He'll have far more success with the Golden State Warriors than Jimmer did with the Kings, but they both thrived in college because of their shooting prowess.
Leading up to the 2011 NBA draft, Marcus and Markieff Morris were set to become the first twins ever taken in the lottery portion of the same draft. Remarkably similar players at Kansas, the twins achieved the impossible.
However, Marcus fell behind Markieff in the selection order, much to the surprise of many.
It's only natural to compare Markieff to the player in the 2012 class who unexpectedly jumped past a similar prospect on the draft boards.
Terrence Ross is that guy, but you'll have to wait to find out who is compared to the other Morris brother.
In the season that directly followed the Toronto Raptors acquiring his rights in the draft, Jonas Valanciunas wasn't able to contribute anything at all.
The big man didn't score a single point at the NBA level. He didn't pull down any rebounds or dish out any assists either.
Of course, that would be because he didn't actually play in The Association, and is set to make his rookie debut at the start of the 2012-13 campaign.
No such players exist in the 2012 class. Every single lottery pick is going to play at least a little bit in their true rookie seasons.
As a result, Andre Drummond draws the Valanciunas comparison because he's going to have the smallest first-year impact. He'll have to beat out Kendall Marshall for that dishonor, but Drummond is raw enough that he could do it.
This comparison is made all the better by the fact that Drummond is overflowing with potential. He could make a huge impact the year after he was selected ninth overall.
Alec Burks and Austin Rivers both take bad shots from the outside. Therein lies the comparison, which was essentially determined when I realized that I'd used the 13 players from the 2011 class not named Burks to pair up with the non-Rivers members of the 2012 class.
For Burks the shots are bad because he can't shoot. He's a big shooting guard with athleticism, but his perimeter game is severely lacking. Unless he's at a standstill, there's virtually no way that his three-point attempts will drop.
Rivers, on the other hand, can shoot.
However, the one-and-done Duke Blue Devil still takes plenty of bad shots from the outside because he tries to make too much happen. Rivers must learn to involve his teammates more and think of himself as a secondary option on some possessions.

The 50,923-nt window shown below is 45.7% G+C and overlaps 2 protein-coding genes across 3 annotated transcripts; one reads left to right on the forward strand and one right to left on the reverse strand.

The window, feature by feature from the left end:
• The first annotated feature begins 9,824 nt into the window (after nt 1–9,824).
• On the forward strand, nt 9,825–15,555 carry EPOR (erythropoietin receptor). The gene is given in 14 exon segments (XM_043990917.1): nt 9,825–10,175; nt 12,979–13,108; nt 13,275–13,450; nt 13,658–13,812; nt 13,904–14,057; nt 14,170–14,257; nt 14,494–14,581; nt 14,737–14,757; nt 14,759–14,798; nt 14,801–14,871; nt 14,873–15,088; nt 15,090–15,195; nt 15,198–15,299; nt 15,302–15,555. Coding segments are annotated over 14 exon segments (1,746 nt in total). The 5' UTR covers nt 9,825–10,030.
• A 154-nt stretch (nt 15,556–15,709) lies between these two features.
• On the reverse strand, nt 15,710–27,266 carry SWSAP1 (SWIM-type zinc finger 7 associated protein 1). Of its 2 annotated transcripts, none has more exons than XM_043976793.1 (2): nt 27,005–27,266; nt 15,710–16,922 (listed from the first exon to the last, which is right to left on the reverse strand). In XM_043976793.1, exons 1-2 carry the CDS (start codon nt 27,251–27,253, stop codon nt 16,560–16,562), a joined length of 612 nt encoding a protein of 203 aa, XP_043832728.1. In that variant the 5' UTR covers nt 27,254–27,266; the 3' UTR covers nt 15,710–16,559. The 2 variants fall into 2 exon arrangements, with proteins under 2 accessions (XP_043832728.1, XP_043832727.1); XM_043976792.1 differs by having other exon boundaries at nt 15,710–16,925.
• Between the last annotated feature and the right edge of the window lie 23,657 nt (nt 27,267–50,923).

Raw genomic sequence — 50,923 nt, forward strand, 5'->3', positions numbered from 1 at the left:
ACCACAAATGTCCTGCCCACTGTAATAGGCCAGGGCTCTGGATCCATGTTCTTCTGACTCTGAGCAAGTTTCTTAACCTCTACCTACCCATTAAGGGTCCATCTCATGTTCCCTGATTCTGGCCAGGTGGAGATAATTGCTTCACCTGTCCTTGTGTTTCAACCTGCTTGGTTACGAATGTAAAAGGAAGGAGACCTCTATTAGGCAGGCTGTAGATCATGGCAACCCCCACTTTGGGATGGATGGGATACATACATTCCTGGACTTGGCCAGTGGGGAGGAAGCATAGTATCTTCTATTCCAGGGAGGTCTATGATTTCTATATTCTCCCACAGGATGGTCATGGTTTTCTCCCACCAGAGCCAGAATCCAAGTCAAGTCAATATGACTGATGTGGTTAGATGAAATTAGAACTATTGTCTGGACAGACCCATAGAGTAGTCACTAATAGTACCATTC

Enes Kanter wasn't able to make much of an impact during his first season with the Utah Jazz. He only played 13.2 minutes per game and averaged 4.6 points and 4.2 rebounds per contest with a PER of 14.5.
There was clearly room for improvement, and Kanter hasn't moved past the tip of the iceberg when it comes to revealing his full talent. As the Jazz transition away from Paul Millsap and/or Al Jefferson, Kanter will start to justify his lofty selection in the 2011 NBA draft.
It's going to take Leonard a similar amount of time to make good on his prodigious skills. The Portland Trail Blazers will give Leonard more minutes, but he's significantly more raw than Kanter was upon entrance into the ranks of the NBA.
And now we find out who the counterpart for Terrence Ross was.
Just like Ross, Jeremy Lamb is a tremendous shooter from the outside, more than capable of creating his own shot at will. He's a talented defender and a great athlete, but he tends to play too passively at times.
They obviously aren't carbon copies, but they do fill fairly similar roles.
Lamb was viewed as the more intriguing prospect for the majority of the 2011-12 college basketball season, and it was somewhat surprising when Ross' name was called out first during the actual proceedings.
That's why he draws the Marcus Morris comparison.
Jan Vesely didn't get a fair chance to show off his skills as a rookie with the Washington Wizards, and Kendall Marshall will find himself in a similar situation with the Phoenix Suns.
The reasons for the situations, though, are quite different.
Vesely went down with a hip injury prior to the start of the 2011-12 campaign and never fully recovered. He was plagued by the nagging injury during the beginning of the year and couldn't catch up to the developmental curve throughout the rest of his season.
As for Marshall, he's going to be fighting for playing time throughout the year and won't have many chances to make his picture-perfect left-handed passes.
Goran Dragic is clearly going to be the point guard at the top of the depth chart, and the former North Carolina Tar Heel is going to be fighting for backup minutes with Sebastian Telfair.
Just like Tristan Thompson was during his rookie season, John Henson is doomed to be underrated throughout his first go-around with the Milwaukee Bucks.
Neither Thompson nor Henson plays a glamorous style of basketball. The former is a standout on the offensive glass, but he doesn't make the offensive impact necessary to draw much attention outside of Cleveland.
Henson is a defensive ace, versatile enough to guard quick players on the perimeter or big ones in the paint, but he doesn't put up many eye-catching stats other than blocked shots.
Each is a valuable role player, but neither can be mistaken for a star at this early stage.